Verbatim | Seeing Poverty

“People living in Amman only go…from Sweifieh to Abdoun or wherever – they don’t see poverty. I really want people to see the camps, patient to see real poverty. When people go there, illness they see how people are living there and they start to appreciate more what they have, recipeSara Sharif. The Action Committee said it received over JD500 in monetary donations and supplies through its online “Back to School Bookbag Campaign,” which was spread by word-of-mouth and blog postings. [source]

Thanks to everyone that helped; both online and offline.

A post on 7iber is forthcoming.


  • It was so nice to work with you all. I am looking forward to the next project. These alliances with the young (and not so young, like myself) are examples of what can be organized and accomplished in a short period of time. Many heartfelt thanks to all of you.

  • It was a pleasure to meet you, Nas. MashAllah. The kids and I really enjoyed our time. InshAllah next month we will have even more to do. May Allah make us successful in even the smallest of projects. Ameen.

  • I am so excited about this initiative!! With Ramadan coming, it is especially important for West Ammanis to take a short drive down the hill to not only be thankful for what they have, but also see how much more they can give in comparison.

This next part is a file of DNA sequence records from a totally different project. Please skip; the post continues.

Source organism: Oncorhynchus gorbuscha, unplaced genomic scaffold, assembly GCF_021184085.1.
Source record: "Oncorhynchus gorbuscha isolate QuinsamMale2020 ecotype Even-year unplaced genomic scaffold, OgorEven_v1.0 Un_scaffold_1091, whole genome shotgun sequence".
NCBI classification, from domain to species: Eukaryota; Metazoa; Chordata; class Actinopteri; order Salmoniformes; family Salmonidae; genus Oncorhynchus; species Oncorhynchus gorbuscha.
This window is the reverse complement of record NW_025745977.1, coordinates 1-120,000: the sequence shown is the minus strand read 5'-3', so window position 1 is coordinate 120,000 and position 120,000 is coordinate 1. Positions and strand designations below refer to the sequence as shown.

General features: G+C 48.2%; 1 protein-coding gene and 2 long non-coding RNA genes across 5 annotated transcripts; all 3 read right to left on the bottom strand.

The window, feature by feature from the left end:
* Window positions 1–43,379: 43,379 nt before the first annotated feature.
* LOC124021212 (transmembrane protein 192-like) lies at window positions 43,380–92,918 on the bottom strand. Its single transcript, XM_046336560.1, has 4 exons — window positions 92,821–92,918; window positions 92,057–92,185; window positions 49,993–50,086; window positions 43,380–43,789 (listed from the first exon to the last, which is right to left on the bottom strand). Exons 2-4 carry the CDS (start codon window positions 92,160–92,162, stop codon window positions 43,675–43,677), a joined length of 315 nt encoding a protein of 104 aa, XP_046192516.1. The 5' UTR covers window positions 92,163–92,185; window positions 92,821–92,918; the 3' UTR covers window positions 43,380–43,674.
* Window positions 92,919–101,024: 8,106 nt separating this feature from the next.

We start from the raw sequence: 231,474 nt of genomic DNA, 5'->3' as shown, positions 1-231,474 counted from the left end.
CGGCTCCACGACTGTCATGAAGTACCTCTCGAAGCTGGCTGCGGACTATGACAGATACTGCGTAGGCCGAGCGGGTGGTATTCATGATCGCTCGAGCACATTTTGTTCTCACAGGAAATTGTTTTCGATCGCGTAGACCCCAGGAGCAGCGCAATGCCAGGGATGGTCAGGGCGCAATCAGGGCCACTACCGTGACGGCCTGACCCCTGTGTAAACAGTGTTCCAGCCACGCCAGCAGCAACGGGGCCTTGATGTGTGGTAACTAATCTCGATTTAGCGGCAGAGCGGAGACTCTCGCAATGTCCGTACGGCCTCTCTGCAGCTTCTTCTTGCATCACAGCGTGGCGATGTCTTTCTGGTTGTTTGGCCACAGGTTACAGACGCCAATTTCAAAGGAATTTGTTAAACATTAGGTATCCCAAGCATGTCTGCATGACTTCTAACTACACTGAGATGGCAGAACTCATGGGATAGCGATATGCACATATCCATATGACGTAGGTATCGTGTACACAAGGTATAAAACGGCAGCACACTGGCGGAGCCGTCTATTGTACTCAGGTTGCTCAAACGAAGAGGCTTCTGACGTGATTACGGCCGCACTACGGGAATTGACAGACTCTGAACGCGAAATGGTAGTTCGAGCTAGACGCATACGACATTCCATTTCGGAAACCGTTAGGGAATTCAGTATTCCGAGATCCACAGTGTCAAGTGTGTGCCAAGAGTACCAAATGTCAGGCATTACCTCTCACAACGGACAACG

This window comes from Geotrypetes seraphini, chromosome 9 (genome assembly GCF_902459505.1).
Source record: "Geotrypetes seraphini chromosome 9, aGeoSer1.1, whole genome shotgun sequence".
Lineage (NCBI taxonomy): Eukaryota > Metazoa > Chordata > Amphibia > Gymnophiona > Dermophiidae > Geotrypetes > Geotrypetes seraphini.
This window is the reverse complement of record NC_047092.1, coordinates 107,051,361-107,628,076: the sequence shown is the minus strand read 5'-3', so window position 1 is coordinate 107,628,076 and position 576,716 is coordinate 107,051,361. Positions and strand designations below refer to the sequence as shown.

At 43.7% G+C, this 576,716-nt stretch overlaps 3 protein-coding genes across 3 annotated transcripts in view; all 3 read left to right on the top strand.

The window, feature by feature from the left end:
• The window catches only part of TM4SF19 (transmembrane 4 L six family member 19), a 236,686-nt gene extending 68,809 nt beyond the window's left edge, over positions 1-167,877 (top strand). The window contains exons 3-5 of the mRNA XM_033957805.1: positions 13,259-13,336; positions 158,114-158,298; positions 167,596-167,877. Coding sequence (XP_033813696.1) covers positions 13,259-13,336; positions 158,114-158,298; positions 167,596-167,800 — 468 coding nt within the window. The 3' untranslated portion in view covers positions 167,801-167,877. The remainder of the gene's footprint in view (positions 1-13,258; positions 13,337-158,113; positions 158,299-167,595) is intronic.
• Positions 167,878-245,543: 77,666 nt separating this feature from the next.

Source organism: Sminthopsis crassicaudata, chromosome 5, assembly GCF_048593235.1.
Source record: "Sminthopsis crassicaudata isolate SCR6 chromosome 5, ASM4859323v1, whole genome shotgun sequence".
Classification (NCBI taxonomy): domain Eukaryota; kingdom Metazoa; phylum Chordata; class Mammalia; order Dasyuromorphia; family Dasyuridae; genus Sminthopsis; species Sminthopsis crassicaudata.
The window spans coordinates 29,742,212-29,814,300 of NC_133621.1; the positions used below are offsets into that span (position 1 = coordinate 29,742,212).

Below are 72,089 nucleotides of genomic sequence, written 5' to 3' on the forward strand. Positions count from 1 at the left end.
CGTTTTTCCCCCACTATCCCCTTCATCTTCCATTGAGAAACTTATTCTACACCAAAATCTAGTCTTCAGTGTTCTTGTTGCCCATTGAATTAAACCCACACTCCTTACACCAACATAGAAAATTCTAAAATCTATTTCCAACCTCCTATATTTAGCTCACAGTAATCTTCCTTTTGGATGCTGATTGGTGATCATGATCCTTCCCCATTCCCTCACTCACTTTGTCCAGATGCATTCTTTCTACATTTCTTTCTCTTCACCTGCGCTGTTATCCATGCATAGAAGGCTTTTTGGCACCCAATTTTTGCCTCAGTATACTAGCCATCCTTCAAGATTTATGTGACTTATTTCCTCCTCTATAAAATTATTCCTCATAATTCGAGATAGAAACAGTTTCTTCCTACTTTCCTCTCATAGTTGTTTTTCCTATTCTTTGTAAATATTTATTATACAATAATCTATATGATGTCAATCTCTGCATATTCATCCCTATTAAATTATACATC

Although 500JD is a good start, it is disappointing low in light of the abundance and the need.

  • It really nice to hear that there is some people who do care and try to support the needy families. I really want to help but don’t know where to start, because I just move to Jordan. So please let me know if there is any project I can help with.
    Comment to the article: I think it like that everywhere. People only see what they want to see, and if you live in a rich area then you will never put our foot in a refugee camp and that very sad. I think it very important to know the society you live in and know what behind the overall picture.
    Hopefully people will open their eyes and will not be so naive and think that there is no poverty in the country they live in

  • My friend had a house guest from Somalia, and was telling his guest what it is like to have grown up poor. The Somali told him you don’t know the first thing about poverty (anta la ta3rifu 3an il faqru shay2an). He told him poor means to sleep in a cardboard box, to look for food in someone’s garbage. To wrap yourself in a newspaper to keep worm in the winter. It scares me how privileged I am when I hear something like that let alone see it.

Your Two Piasters: